I Sit And Look Out: Not all 2007 wishes have come true

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Two years ago at this time, I was at the beginning of what turned out to be 51 days in the hospital and rehab. But before I went into St. Francis Hospital in Roslyn, L.I., on Christmas Eve morning in 2007, I had written a column on resolutions for Jan. 3, 2008. On Dec. 26, Elaine sent off that column to the editors at TimesLedger Newspapers.

I did not think of that column until recently, when I decided to see what I had hoped for and how my wishes turned out. This, then, is a review of that column and its aftermath.

We have set dates for withdrawal of our troops from Iraq. Will it work?

We have put more “boots on the ground” in Afghanistan and at least hinted at withdrawal dates. Will it work?

It is doubtful whether we have provided our veterans with “the best and speediest care when needed.” My Veterans Day column two months ago touched on our failures in this regard.

Have we made certain that those who lived or worked near Ground Zero have received the proper care for any ailments they have suffered as a result of the murders on Sept. 11, 2001? The jury is still out on that.

Are we leading the fight against climate change and global warming? Some progress seems to have been made in Copenhagen, but do we have a proper energy policy to reduce our dependence on fossil fuels?

Have we improved the chances for proper health care for everyone in this country? Some kind of effort in this direction will have passed by the time you read this.

We have made no progress on passing immigration legislation that is “humane, efficient and enforceable.” When will we get around to doing so?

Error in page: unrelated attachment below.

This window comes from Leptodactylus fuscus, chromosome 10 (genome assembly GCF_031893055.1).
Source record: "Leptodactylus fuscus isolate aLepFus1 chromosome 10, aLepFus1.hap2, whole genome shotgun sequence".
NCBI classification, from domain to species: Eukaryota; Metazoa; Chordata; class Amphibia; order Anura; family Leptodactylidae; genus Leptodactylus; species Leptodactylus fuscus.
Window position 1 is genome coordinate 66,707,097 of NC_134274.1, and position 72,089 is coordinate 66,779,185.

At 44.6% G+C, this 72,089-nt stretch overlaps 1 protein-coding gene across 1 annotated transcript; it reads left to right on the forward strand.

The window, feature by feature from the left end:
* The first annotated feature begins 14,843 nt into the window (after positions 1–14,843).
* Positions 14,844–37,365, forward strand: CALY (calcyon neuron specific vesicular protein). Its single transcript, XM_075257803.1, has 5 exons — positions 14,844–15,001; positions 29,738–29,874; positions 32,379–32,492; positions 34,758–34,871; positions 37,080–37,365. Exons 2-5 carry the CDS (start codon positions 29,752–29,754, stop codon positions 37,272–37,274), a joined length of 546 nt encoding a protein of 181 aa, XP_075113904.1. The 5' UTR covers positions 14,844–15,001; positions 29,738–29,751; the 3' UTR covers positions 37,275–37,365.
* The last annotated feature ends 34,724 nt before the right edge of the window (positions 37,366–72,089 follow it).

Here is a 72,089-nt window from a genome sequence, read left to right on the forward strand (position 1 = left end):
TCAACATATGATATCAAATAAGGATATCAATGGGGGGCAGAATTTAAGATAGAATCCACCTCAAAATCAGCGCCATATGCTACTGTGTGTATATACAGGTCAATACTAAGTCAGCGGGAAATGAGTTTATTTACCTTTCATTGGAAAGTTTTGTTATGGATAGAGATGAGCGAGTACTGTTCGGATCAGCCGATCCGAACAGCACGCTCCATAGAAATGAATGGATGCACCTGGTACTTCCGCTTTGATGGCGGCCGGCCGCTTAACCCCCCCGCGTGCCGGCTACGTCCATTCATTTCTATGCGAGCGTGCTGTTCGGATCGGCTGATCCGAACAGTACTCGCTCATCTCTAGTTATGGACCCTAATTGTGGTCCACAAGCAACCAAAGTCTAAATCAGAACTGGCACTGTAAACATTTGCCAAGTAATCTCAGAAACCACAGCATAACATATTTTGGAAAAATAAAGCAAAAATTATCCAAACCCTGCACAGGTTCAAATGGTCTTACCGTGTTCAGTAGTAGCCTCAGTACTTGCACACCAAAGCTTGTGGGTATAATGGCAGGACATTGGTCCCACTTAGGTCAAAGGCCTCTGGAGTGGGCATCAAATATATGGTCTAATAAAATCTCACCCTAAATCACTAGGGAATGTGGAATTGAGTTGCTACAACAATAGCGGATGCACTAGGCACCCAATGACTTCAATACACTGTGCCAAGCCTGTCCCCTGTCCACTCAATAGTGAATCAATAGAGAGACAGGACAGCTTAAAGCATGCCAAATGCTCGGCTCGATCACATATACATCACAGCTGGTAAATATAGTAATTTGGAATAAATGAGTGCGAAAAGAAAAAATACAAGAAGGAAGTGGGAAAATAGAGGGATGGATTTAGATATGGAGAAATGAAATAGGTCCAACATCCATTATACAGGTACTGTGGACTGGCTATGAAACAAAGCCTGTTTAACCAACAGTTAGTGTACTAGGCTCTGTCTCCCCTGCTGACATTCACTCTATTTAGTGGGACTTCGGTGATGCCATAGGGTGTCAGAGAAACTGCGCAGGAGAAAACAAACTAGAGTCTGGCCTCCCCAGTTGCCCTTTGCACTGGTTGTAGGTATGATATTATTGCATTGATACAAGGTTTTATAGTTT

We are making good progress in making New York City an environmental leader, especially with the effective MillionTreesNYC campaign.

We are making some headway to ensure that all levels of government are responsible for energy conservation and proper greening practices. But are we fully committed to protecting our national forests and other public treasures?

We seem to have made little progress on changing our chaotic tax structure. The gap between the rich and the poor may be larger than ever. Are there plans to make this more equitable?

We have done little or nothing to cut down on automobile pollution in Manhattan.

Are we really helping homeowners to keep their homes in the face of the Great Recession, which is not over?

I wrote this last “resolution” in late 2007: “To not allow fear of terrorism to destroy the democratic fabric of our nation. Fear has become too common in our political life. As FDR said, we must not let it paralyze us.” I leave it to you to determine how far we are along on this resolution.

Much has changed since the end of 2007; much has not changed. In a democracy, it is up to the people to make those changes which will help everyone.

Happy new year!

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